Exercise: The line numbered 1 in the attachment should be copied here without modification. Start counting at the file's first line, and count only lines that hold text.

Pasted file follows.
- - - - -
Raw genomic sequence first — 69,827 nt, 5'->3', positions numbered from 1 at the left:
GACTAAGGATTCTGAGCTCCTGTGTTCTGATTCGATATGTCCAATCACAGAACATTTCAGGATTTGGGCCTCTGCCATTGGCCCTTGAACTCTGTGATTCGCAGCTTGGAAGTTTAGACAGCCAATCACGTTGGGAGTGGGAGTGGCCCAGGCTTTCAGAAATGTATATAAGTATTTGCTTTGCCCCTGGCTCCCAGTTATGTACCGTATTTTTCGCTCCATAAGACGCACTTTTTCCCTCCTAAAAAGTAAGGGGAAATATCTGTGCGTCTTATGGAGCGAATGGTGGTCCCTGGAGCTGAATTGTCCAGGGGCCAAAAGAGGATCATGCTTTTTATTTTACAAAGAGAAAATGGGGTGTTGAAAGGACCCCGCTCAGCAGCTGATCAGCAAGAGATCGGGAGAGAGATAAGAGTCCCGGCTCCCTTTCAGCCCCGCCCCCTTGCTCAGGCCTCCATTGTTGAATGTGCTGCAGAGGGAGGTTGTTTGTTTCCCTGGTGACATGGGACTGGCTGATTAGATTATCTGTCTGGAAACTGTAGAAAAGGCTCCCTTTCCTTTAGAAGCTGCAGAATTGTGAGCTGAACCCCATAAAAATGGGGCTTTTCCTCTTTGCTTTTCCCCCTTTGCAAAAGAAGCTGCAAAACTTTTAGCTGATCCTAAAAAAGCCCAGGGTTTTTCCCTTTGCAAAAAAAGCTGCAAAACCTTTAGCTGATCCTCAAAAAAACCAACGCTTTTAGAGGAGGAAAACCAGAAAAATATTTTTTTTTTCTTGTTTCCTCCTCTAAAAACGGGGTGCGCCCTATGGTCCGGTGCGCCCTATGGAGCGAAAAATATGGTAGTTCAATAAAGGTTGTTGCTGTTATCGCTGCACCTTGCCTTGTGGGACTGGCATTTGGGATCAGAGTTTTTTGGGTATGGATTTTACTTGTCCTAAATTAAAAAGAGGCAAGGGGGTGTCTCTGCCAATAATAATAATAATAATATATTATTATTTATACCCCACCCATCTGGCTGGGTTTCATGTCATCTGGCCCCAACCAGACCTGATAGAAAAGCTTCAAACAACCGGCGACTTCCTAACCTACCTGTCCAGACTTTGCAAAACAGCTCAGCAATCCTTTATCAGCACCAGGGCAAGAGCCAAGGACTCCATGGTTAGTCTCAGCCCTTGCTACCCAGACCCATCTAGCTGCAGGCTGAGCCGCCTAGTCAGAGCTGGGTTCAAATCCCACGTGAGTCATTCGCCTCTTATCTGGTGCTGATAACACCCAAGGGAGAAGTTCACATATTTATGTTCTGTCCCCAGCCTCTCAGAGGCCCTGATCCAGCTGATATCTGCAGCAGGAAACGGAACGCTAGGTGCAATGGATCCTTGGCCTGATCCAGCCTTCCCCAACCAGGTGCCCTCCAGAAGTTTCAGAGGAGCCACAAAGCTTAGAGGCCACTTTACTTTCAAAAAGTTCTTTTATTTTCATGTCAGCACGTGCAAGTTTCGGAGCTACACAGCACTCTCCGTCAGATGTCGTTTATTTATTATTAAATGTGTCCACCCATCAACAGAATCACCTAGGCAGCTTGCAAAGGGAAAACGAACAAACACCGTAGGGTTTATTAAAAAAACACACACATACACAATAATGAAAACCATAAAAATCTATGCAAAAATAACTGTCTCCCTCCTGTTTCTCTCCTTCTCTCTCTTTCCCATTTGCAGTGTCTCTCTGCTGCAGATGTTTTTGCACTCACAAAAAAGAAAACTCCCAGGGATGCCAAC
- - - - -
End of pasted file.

Raw genomic sequence first — 69,827 nt, 5'->3', positions numbered from 1 at the left: